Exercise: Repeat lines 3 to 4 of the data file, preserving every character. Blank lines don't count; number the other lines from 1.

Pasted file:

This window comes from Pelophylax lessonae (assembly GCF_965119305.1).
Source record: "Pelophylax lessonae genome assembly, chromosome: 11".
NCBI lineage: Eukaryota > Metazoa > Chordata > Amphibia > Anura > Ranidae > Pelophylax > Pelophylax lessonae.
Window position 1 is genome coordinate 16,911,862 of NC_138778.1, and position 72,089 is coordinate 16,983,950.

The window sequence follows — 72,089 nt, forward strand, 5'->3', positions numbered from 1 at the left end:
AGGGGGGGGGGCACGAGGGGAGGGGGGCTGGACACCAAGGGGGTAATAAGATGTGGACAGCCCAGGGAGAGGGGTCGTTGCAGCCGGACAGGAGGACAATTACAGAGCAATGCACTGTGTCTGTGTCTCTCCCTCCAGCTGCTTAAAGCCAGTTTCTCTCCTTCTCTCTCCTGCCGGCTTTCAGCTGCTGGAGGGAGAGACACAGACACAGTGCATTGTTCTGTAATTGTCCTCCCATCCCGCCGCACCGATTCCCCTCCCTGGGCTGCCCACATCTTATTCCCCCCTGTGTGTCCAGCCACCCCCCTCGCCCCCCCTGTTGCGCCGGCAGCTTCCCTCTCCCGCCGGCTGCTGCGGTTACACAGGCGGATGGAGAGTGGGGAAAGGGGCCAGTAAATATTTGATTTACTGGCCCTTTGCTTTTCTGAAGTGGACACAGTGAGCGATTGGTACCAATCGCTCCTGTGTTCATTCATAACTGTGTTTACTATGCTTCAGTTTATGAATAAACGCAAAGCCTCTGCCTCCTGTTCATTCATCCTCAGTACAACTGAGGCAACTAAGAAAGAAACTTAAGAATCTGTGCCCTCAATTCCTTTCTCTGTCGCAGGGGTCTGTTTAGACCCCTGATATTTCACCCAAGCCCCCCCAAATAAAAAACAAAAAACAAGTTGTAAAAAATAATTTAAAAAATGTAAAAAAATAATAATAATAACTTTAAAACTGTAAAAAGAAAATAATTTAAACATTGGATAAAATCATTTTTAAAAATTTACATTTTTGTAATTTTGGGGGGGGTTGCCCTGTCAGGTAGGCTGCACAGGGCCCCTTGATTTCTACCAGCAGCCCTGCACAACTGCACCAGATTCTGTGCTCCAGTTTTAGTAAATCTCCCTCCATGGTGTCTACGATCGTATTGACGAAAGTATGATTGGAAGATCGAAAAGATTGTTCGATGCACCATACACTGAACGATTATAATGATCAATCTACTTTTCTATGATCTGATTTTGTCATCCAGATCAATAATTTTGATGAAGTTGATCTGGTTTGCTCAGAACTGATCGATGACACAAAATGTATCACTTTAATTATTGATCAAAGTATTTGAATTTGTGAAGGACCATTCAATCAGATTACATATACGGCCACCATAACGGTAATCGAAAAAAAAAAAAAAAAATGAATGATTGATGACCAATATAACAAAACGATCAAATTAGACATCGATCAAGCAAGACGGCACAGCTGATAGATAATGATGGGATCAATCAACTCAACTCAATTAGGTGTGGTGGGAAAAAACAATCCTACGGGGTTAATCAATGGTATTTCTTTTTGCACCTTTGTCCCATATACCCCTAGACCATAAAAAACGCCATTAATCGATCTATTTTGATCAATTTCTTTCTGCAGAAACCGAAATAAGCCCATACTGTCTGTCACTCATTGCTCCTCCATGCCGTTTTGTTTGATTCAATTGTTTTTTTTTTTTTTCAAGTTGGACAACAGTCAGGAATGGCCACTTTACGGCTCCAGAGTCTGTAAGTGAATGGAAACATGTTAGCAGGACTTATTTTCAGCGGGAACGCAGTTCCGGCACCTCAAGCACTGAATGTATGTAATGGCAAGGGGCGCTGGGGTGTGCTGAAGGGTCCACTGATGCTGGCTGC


NCBI lineage: Eukaryota > Metazoa > Chordata > Amphibia > Anura > Ranidae > Pelophylax > Pelophylax lessonae.
Window position 1 is genome coordinate 16,911,862 of NC_138778.1, and position 72,089 is coordinate 16,983,950.